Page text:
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IEA Greenhouse Gas R&D Programme

Further to Ameena Camps' blog entry about the 2012 Summer School, I wanted to look at the series from a sljosirtly broader perspective; the initial thoughts behind establishing the Summer School series was to attempt to overcome a potential barrier to future implementation of CCS. This barrier was identified as a potential shortage of skilled staff in the years to come, and it was recognised that there was a need to try to generate interest in young professionals in the science of CCS.

The German membership of the IEAGHG was instrumental in establishing the first school, and the pattern continued, aiming to introduce post graduates to the area of CCS, by attracting them with a fully funded work programme where they could learn from some of the worlds' leading experts on various elements of the CCS chain.

This platform proved very popular, and applications have always been hjosir every year, and the alumni now stand at around 275. The school has since toured the world, with schools in North America, Europe and Asia to date, even stopping in the Arctic Circle in Svalbard. What is particularly interesting is the offer from the current hosts, Tsinghua University in Beijing, China; the move to a developing country signifies that interest is growing in wider regions of the world – CCS is no longer seen solely as the option for developed countries to research and implement, rather it is recognised as something that needs to be picked up and developed by all countries of the world, regardless of economic development.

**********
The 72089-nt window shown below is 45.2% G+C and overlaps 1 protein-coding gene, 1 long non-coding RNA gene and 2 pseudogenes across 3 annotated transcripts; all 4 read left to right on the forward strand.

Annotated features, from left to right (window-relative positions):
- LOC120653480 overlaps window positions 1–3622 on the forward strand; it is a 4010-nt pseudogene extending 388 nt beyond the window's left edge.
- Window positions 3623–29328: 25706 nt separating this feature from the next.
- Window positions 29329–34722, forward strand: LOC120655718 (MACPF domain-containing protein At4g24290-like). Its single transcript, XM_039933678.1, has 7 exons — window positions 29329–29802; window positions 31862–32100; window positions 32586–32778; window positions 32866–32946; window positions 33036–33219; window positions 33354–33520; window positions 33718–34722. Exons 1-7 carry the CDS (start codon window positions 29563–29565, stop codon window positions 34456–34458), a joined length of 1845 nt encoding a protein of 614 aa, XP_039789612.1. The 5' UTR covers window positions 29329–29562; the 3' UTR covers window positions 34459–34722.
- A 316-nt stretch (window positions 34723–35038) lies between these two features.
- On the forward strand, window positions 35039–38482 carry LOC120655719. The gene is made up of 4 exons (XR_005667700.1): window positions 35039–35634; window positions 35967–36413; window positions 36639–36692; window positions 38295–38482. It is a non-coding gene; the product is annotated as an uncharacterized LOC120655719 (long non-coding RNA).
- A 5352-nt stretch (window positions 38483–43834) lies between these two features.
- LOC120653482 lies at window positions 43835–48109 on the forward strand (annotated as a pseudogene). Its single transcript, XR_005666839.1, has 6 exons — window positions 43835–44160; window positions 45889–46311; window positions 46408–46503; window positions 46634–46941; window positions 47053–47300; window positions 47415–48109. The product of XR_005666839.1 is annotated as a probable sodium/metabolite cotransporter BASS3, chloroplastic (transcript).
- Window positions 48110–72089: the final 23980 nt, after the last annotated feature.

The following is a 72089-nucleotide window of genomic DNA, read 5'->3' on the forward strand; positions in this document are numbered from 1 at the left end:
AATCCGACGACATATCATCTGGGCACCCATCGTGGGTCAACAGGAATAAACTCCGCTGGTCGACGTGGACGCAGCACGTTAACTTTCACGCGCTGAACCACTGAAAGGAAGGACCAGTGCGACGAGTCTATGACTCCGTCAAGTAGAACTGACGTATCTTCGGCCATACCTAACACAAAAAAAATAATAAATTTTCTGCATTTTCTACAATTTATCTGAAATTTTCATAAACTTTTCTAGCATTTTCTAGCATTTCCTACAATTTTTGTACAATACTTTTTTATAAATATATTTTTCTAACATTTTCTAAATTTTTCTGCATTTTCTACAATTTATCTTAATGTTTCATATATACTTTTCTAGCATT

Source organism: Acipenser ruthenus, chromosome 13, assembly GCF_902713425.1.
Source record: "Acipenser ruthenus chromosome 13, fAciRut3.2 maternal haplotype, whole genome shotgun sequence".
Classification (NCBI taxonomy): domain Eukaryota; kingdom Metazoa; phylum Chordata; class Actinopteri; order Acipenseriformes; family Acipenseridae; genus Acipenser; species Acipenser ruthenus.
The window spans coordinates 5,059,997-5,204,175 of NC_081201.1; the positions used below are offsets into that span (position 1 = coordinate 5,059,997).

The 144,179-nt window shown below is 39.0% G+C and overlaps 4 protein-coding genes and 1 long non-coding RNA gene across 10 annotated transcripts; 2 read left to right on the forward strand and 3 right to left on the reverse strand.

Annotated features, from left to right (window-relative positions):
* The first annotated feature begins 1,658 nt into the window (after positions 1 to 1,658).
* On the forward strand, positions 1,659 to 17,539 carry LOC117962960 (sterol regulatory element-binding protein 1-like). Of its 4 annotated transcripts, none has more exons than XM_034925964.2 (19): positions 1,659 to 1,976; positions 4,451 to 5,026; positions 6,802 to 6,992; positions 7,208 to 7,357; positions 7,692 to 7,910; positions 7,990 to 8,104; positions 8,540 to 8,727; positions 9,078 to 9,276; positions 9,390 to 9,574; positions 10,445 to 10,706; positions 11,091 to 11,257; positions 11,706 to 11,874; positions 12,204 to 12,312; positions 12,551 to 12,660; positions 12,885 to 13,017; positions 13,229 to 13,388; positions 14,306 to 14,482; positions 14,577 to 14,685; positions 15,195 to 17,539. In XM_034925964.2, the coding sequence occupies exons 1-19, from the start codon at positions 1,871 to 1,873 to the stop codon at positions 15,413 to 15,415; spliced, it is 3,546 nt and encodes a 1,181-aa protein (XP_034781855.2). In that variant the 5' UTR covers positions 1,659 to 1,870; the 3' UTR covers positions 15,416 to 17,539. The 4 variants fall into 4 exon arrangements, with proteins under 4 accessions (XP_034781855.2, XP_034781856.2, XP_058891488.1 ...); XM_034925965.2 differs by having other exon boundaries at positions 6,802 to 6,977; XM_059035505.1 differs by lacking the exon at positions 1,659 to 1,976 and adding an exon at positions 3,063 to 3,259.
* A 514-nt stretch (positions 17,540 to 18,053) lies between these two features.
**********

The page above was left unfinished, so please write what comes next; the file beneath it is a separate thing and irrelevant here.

Will this noted increasing interest, as well as the recent inclusion of CCS in the Clean Development Mechanism, trigger an increase in abstract submission to GHGT conferences and more of an investment in low carbon technologies in developing countries?

Only time will tell.

Toby Aiken